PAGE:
Hello Jeff Carter. The Pittsburgh Penguins lines through training camp and the beginning of the season will bear little resemblance to the units that roll off head coach Mike Sullivan’s bench once Sidney Crosby and Evgeni Malkin recover from their respective surgeries. The centers’ absences are both a disappointment and an opportunity for a few Penguins prospects.
The disappointment factor will be when top Penguins prospects Sam Poulin or Nathan Legare don’t get to skate beside a top-six center, even in for a few days in camp. The further disappointment will be that none of the Penguins’ hopefuls get a look with talent in the middle.
With full respect to Teordors Bleugers (Teddy Blueger), who was a force in the Olympic qualifying tournament for Latvia, Blueger isn’t going to shine the spotlight on the kids in the same way, nor will playing with Blueger begin to answer THE fundamental question about the young wingers:
Do they have the hockey IQ, speed, or ability to play on the Penguins’ top lines?
We’re just not going to get those answers in the coming few weeks, but we will see who is taking steps forward to make the NHL club.
Which Pittsburgh Penguins Stock Can Rise?
1. Sam Poulin.
No question the 2019 first-round pick can impress with a strong camp and perhaps force his way into the lineup. Some scouting projections have upgraded his ceiling from productive third-line winger to a possible top-six sidecar.
PHN isn’t ready to elevate him to top-six material just yet, but a productive, hard to play against winger on the third line would be a nice get. Poulin has shown well in a pair of camps, including the scrimmages before the 2020 bubble playoffs.
Poulin has the ability to get to the right spots for scoring chances, and he’s a thick player. However, he can also be too conservative, almost deferential with the big club. His finishing skills have not yet shown up against professional goalies, either.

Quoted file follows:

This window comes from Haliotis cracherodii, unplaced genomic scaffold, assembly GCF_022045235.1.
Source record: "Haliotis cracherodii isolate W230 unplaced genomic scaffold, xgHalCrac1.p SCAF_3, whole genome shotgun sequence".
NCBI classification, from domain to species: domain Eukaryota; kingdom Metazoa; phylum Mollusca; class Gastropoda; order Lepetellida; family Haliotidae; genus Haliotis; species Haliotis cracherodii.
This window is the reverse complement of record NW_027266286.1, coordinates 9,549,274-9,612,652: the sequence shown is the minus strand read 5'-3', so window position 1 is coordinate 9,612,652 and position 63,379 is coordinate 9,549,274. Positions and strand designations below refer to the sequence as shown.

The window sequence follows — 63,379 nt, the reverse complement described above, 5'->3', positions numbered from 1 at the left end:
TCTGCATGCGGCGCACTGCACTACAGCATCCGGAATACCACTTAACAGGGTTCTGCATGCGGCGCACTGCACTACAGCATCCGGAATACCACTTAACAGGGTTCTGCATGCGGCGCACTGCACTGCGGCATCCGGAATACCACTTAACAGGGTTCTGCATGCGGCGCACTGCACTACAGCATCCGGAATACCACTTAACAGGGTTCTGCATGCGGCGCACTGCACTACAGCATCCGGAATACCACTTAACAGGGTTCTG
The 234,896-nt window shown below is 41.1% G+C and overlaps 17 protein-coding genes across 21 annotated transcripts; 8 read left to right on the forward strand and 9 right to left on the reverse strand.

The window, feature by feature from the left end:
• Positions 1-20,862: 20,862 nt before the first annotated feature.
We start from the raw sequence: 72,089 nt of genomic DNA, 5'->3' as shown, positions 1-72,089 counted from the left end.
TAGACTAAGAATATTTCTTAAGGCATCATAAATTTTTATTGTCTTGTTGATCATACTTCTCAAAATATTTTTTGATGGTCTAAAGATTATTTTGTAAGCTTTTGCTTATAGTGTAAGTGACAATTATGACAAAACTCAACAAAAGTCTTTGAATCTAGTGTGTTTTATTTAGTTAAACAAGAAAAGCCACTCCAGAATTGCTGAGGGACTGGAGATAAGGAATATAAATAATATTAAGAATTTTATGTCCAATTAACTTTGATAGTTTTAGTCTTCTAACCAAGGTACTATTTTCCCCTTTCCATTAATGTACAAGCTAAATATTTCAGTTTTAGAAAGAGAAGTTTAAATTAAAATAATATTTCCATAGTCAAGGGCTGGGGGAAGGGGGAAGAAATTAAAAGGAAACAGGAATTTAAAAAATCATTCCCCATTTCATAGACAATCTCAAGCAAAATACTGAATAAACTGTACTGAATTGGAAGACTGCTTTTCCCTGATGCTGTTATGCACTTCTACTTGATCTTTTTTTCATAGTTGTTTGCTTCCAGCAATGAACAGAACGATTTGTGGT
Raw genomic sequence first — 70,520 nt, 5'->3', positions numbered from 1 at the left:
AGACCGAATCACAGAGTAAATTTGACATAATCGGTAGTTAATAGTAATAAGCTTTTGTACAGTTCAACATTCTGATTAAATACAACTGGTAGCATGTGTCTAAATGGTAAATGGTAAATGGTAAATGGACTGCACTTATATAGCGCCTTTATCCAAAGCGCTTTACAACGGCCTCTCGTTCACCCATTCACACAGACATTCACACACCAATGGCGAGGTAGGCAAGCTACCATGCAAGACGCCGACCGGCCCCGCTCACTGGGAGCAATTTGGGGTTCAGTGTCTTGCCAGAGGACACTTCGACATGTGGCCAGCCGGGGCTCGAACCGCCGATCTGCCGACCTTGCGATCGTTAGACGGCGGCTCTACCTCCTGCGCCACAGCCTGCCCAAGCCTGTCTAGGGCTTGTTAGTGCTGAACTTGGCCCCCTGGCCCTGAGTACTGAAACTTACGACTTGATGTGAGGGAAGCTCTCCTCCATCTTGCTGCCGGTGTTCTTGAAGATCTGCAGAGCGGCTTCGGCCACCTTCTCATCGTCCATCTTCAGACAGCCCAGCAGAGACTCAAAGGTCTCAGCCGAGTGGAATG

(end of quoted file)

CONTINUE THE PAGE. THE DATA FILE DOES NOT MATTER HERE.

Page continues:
So, he is a blue-chip stock poised for growth.
2. Nathan Legare
Perhaps no Penguins prospect has a better chance to shape perceptions than Legare. Like Poulin, he won’t get to shine with a talented pivot in camp, but oh that wrist shot. Happy Gilmore tips his cap.
PHN video scouting reviews of Legare’s evolution later in the QMJHL season showed a better skating stride and increased hop. He got to pucks quicker, and he was more effective on the forecheck. He’s also got an edge that Poulin does not. Legare is more physical.
He lacks Poulin’s complete game polish, but if Legare can show he can take care of his own end without needing a roadmap, he could leap over Poulin on the depth charts. Legare’s wrister puts him in the top-six conversation, eventually.
3. P.O. Joseph
Based on a cryptic Instagram post, it looks like P.O. Joseph moved out of his family home in QC and is headed to Pittsburgh. Of course, “–>Pgh” could be hope or something the organization told him.
Joseph was damn near spectacular when the Penguins called his number last February. Injuries crushed the Penguins defense, and for two games, Joseph joined right-side defenseman John Marino as the Penguins top pairing. Joseph was on his toes for five or so games, and the coaching staff used him perfectly.